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What to do with your family on a vacation to Thailand? Well, there’s a myriad of activities to choose from – your problem will be trying to fit them all in.

Thailand has some of the world’s most glorious beaches. From collecting seashells on the seashore to going for long walks on the beach, to snorkeling and riding the ocean waves, there’s no shortage of beach activities to partake in. The more crowded beaches have banana boats, jet skis and parasailing. On the quieter ones, you can leave your footprints in the sand and hike to terrific vantage points to catch Thailand’s well-renowned sunsets.

By Scott Murray – Luxury Society Asia 

Rent a sailboat—bareboat or with skipper and crew—and discover southern Thailand’s glorious anchorages and cruising spots.   

Travel third-class to train to Lopburi and witness the smells and sights of Thailand’s central plains as the railway trestles cut through the pastoral rice-fields. Vendors move up and down the aisles of the train cars selling everything from chicken and sticky rice to beer and Pepsi. Once in Lopburi, experience the three packs of monkeys that run rampant over the city center. And take a historical walking tour to see the remains of King Narai’s palace as well as the home of Constantine Phaulkon, Narai’s acting minister of finance and foreign affairs, the only foreigner to hold such exalted posts in the history of Thailand.

Another interesting train trip starts across the river in Thonburi and travels through Kanchanaburi up to Nam Tok, a short distance from Hellfire Pass, home of the Hellfire Pass Memorial Museum, which details all the horror, history and hardship of the Death Railway. The railway cutting, was carved out by Allied POWs with the most basic tools. The moniker Hellfire Pass came from the image of emaciated prisoners labouring at night by torchlight, resembling something out of Dante’s Inferno.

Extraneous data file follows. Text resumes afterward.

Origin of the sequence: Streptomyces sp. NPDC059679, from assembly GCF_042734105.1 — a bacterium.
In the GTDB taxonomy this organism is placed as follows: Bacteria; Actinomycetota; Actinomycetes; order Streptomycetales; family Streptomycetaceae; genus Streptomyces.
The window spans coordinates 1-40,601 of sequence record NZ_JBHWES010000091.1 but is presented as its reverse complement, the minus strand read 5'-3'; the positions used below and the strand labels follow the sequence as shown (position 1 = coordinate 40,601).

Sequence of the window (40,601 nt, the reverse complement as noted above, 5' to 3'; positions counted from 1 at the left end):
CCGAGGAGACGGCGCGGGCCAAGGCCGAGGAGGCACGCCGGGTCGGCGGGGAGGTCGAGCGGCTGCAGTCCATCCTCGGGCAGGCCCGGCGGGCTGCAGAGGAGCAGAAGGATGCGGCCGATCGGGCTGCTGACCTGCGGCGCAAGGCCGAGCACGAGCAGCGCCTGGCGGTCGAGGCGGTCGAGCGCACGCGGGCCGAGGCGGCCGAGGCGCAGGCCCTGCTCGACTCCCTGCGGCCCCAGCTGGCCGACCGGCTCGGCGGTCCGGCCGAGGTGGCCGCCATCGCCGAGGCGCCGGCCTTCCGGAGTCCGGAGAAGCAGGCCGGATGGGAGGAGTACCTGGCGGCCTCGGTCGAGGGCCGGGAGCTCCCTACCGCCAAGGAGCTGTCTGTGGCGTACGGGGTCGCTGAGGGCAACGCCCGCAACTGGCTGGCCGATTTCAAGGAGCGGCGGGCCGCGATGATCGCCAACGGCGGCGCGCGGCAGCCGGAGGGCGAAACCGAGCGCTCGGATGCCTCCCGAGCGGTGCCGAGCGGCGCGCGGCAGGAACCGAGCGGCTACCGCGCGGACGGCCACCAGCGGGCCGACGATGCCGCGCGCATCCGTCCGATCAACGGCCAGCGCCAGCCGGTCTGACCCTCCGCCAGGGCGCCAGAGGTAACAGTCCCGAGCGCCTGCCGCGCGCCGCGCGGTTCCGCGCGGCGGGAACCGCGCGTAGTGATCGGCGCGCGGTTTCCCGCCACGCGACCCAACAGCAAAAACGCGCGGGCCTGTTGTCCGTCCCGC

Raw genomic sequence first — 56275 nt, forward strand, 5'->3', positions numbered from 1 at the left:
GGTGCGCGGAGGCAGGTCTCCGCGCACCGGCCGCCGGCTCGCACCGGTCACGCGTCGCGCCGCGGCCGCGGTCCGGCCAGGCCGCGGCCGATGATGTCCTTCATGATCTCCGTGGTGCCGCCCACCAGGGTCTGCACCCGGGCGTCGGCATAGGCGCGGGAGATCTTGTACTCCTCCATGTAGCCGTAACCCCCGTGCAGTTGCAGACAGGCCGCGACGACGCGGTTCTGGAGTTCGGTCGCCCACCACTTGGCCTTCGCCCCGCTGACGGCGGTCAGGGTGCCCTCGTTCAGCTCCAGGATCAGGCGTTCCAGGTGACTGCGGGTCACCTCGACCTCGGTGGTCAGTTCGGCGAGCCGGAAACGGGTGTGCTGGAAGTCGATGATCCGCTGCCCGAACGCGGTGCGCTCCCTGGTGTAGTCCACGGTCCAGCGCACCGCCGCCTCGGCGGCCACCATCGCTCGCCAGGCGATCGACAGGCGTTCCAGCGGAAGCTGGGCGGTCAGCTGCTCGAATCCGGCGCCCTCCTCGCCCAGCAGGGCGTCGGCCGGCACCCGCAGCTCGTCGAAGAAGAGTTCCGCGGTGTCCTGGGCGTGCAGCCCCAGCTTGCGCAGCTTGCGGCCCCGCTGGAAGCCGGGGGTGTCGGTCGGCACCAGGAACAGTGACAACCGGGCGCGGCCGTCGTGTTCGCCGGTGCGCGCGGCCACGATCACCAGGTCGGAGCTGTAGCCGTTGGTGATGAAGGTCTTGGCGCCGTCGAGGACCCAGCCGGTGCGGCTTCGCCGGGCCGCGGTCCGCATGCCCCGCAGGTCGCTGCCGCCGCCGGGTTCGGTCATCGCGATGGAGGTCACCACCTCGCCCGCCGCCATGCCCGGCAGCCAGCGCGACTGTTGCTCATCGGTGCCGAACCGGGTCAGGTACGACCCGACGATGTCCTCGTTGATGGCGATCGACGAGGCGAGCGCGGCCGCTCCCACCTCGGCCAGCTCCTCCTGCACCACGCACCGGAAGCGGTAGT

Aside from its historic significance, Hellfire Pass is a great place to trek for the whole family as there is a 4km walking trail. Stop off in Kanchanaburi on the way home, it helps if your kids have an interest in history because there’s just so much there. From the POW cemeteries to the actual Bridge over the River Kwai and the Thailand-Burma Railway Centre, a museum & research center privately funded and run by Australian Rod Beattie. “Living history” and a great way to explore the western part of Thailand. The seven-tiered Erawan Falls in Erawan National Park with their turquoise pools are also well worth a visit if you are in the area. In fact, most of Thailand’s national parks are worth a visit if you have the means to get to them. Just remember, that unfortunately, they do practice a two-tiered pricing system whereby Thais are charged a much lower entrance fee than foreigners. www.thainationalparks.com is a great site for learning more information about all the country’s wondrous parks.